What are your 'useful distractions'? It seems straight-forward when aiming to increase productivity, that you remove all distractions. But labeling all distractions as 'bad', and therefore things to getting rid of can have an overall negative effect. Leading to the greatest productivity killer of all. Burnout.⠀
Below we will share some 'useful distractions' to consider making, or keeping, as part of your working day.
The Coffee (or Tea) Break⠀
It's simple to do and can be a small joy. Stopping to make a hot drink takes your mind off a problem for a little while, giving you the mental space needed to solve problems or come up with new ideas. If planned in, it also slices up a 7-8 hour working day into smaller, more manageable blocks of focused time.⠀
A challenge for anyone working from home, as social circles naturally become smaller. Over time it's easy to become siloed or isolated. So before that happens (or if it's happened already), build ways to stay social.
You could try:
- Having lunch at the same time as others in your house (or remotely over Zoom)⠀
- Scheduling calls with friends - It might seem over the top to 'put it in the diary', but people are busy and this makes it easier to schedule around and remember. These could be functional meetings, like asking for feedback, or informal chats.⠀
- Reaching out to people that could become a mentor, accountability partner or provide you with useful contacts⠀
Include a walk or exercise
When job seeking or working from home, you benefit from not having to commute. Win! However, it is easy to misuse this time or give it away too easily. Resist just starting earlier or sleeping in longer, and instead build into your 'going to work' routine a short walk or exercise.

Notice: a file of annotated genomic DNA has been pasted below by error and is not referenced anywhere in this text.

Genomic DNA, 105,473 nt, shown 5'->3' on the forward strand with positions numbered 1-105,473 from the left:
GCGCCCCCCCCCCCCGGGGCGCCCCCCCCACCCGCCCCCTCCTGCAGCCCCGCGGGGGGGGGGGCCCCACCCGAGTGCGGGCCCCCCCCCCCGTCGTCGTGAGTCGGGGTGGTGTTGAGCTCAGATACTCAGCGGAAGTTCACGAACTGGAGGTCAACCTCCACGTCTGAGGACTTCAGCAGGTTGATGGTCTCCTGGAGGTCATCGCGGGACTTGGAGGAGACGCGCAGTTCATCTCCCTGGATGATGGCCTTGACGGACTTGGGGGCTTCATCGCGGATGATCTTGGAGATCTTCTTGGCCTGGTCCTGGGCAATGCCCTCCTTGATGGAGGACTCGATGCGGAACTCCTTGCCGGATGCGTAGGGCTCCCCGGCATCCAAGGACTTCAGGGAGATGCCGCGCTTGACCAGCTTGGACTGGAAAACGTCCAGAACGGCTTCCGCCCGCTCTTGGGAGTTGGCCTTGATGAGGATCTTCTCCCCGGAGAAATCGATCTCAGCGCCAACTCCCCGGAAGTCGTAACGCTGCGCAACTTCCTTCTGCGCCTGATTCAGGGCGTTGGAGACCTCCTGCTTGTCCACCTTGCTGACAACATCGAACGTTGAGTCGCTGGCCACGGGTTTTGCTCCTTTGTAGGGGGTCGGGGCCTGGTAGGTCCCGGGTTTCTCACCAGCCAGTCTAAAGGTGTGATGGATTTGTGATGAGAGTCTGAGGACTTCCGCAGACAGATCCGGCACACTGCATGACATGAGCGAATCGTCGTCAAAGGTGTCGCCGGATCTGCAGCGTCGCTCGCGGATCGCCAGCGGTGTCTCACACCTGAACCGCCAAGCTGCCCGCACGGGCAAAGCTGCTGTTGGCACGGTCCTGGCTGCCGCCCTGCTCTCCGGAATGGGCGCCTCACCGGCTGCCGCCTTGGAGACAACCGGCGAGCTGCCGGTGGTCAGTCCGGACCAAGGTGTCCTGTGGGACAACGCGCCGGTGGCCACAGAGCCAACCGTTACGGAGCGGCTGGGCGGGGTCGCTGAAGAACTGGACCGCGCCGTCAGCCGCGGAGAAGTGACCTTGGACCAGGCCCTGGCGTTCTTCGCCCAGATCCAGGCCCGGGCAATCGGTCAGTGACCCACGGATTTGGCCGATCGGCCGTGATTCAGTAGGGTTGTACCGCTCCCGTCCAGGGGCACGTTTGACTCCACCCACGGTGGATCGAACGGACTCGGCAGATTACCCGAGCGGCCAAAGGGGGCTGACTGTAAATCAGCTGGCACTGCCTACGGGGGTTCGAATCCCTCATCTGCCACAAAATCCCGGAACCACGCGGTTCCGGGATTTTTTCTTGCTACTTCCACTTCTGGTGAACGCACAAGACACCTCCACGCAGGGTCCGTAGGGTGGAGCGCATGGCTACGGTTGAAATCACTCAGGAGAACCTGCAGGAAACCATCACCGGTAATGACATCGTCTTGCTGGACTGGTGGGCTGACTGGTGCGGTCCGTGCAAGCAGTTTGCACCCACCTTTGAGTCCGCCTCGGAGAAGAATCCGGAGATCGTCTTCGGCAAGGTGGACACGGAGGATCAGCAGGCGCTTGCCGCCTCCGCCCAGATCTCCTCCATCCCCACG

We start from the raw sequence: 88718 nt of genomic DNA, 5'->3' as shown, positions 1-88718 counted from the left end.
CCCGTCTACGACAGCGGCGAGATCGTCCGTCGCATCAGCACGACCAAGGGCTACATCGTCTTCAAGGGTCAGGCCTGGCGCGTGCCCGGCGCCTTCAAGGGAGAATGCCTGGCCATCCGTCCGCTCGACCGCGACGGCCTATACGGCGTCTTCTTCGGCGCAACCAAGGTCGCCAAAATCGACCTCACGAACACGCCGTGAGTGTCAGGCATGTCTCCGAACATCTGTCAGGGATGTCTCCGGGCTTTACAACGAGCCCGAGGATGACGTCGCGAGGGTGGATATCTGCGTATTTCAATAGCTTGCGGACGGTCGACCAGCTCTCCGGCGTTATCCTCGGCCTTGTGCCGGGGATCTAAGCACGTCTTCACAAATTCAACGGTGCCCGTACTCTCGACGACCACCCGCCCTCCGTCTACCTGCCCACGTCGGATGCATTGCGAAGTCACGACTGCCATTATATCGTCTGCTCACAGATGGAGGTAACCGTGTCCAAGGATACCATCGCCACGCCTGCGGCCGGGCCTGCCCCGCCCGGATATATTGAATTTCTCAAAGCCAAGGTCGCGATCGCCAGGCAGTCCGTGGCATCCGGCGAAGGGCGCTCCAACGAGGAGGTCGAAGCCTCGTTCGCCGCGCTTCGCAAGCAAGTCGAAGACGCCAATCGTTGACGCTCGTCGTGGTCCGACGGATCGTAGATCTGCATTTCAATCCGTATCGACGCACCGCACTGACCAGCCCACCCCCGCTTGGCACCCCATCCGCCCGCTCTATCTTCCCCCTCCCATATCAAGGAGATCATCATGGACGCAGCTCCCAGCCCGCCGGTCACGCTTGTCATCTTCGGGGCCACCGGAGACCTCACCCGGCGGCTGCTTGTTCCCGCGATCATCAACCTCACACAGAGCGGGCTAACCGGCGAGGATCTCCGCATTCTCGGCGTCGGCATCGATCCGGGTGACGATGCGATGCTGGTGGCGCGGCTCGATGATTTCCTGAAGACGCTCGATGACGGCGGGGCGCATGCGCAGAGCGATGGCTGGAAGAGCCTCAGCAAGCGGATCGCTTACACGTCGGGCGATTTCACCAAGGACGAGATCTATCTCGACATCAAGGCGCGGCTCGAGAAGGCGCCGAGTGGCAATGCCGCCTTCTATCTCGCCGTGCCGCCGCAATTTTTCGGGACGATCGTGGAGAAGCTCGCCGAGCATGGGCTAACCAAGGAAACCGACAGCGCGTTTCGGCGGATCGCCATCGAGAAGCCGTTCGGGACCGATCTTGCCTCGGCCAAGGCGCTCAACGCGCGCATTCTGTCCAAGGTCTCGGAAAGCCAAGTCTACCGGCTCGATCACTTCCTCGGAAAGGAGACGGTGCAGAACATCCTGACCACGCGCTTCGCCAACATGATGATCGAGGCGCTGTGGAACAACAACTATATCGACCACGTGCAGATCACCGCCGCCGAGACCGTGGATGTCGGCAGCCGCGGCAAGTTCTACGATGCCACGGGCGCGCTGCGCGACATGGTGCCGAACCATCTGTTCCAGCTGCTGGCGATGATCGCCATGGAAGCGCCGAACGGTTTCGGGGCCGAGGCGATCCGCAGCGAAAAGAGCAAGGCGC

Leaving the house, even if you're just walking around the block, can create the needed separation between life and work, and get you in the right mindset. It can also clear your mind, be a way to deal with stress, and boost your overall energy levels.
Pro tip: If waking up on time is a challenge bring a fun activity into your morning routine. Like watching an episode of your favourite program, setting some time aside for interest, or treating yourself to a nice breakfast. Once your brain has associated the morning with this 'treat', you'll be able to fight the desire to hit the snooze button.
Side Projects and Hobbies
Maintain and develop the skills you already have by taking on a project, progressing a hobby, or starting a training course, alongside your job seeking. Doing so will also give you a current and relevant subject to talk about at your next interview.⠀
It's also important to keep some hobbies and interests separate from 'work' and see them as a way to relax. The best way to keep these separated is to decide which you'll do during work hours and which you'll do in your personal time.
The founder and course mentor at The Monday Morning Club